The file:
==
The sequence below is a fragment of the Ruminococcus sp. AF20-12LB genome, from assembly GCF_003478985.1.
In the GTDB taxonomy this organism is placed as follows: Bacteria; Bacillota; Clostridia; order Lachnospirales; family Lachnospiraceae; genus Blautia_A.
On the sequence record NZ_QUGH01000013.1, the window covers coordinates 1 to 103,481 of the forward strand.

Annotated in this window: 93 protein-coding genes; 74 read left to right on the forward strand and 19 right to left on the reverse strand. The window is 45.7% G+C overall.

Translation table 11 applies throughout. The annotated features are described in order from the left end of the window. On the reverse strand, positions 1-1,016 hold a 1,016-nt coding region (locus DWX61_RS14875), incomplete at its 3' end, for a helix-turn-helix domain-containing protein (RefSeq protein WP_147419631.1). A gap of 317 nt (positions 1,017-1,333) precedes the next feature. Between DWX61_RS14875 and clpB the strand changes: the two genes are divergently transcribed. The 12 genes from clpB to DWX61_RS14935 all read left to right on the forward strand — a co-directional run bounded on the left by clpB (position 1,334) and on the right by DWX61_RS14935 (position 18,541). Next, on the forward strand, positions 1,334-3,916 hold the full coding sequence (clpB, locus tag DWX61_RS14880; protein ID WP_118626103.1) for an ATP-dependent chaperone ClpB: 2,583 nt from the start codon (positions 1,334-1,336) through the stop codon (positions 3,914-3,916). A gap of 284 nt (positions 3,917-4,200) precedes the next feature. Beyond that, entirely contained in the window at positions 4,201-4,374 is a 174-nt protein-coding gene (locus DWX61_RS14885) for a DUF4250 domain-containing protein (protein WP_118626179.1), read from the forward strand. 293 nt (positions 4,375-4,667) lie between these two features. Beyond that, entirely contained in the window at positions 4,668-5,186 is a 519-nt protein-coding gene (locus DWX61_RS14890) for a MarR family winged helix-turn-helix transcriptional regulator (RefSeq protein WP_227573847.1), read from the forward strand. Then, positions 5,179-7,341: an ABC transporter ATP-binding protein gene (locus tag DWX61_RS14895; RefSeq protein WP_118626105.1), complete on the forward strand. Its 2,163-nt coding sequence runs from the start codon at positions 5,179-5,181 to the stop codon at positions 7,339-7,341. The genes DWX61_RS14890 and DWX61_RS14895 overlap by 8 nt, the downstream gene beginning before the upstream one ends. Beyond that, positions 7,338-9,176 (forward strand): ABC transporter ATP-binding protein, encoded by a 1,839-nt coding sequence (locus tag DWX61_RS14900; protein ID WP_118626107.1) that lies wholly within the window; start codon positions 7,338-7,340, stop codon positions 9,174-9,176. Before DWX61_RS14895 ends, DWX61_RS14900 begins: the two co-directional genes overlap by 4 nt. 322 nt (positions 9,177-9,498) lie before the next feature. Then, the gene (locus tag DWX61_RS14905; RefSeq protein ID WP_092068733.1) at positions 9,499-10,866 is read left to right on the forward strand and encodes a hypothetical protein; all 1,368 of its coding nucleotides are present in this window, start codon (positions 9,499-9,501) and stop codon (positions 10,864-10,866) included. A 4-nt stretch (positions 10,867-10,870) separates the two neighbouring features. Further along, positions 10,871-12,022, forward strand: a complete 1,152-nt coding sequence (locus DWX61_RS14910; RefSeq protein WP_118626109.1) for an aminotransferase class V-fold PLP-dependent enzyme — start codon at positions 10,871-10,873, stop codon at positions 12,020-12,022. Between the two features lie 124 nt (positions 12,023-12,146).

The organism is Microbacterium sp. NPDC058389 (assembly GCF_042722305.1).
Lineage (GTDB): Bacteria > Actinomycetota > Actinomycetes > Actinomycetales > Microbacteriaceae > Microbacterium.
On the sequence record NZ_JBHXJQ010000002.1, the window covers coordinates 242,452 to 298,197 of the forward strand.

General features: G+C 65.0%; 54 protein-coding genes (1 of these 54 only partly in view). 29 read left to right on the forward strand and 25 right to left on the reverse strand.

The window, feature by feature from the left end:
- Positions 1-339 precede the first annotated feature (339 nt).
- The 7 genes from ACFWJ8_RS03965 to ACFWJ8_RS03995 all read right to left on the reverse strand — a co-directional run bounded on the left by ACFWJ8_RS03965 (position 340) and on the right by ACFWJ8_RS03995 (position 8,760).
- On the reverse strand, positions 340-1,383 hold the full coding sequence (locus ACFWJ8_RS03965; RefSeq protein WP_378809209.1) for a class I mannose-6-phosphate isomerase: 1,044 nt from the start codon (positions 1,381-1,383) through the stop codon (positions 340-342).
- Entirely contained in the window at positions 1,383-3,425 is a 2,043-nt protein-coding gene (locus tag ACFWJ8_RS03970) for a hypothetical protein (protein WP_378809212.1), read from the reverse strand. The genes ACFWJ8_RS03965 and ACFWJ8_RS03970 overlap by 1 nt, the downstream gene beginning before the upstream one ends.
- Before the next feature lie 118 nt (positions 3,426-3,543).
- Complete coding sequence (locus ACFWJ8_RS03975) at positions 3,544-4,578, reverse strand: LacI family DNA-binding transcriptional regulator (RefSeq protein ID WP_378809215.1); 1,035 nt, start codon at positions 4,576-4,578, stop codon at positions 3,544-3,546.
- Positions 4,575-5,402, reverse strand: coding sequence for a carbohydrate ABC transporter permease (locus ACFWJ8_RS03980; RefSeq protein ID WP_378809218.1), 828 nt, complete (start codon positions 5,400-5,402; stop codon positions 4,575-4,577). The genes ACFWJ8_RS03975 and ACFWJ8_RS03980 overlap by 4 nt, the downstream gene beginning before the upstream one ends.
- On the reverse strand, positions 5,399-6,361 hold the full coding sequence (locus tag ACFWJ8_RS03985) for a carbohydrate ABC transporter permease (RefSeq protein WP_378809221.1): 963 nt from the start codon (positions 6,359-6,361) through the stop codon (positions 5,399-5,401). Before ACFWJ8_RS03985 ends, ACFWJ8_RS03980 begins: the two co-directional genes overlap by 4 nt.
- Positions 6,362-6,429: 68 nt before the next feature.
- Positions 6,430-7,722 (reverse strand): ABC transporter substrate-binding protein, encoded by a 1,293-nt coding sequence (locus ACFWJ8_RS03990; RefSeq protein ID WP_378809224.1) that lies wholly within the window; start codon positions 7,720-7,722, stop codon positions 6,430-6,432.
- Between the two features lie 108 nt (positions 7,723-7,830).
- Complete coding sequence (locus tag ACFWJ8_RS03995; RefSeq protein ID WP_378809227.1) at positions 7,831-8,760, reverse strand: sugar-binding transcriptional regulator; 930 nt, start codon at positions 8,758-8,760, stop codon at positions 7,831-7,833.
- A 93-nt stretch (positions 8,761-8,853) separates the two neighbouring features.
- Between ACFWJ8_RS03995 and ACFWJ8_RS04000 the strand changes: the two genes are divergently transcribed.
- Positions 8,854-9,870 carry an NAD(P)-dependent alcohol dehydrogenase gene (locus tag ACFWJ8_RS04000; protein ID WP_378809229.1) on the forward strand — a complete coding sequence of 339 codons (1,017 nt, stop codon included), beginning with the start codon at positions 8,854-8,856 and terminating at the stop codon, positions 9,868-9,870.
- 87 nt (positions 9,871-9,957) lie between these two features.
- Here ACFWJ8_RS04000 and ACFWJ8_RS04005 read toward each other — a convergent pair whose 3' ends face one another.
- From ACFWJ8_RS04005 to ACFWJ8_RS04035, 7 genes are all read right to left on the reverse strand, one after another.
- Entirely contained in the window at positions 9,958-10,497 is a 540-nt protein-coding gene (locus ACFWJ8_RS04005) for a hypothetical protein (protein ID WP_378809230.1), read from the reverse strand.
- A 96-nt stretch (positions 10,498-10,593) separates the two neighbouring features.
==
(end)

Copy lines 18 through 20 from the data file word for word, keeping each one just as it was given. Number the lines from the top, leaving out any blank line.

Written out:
- On the reverse strand, positions 5,399-6,361 hold the full coding sequence (locus tag ACFWJ8_RS03985) for a carbohydrate ABC transporter permease (RefSeq protein WP_378809221.1): 963 nt from the start codon (positions 6,359-6,361) through the stop codon (positions 5,399-5,401). Before ACFWJ8_RS03985 ends, ACFWJ8_RS03980 begins: the two co-directional genes overlap by 4 nt.
- Positions 6,362-6,429: 68 nt before the next feature.
- Positions 6,430-7,722 (reverse strand): ABC transporter substrate-binding protein, encoded by a 1,293-nt coding sequence (locus ACFWJ8_RS03990; RefSeq protein ID WP_378809224.1) that lies wholly within the window; start codon positions 7,720-7,722, stop codon positions 6,430-6,432.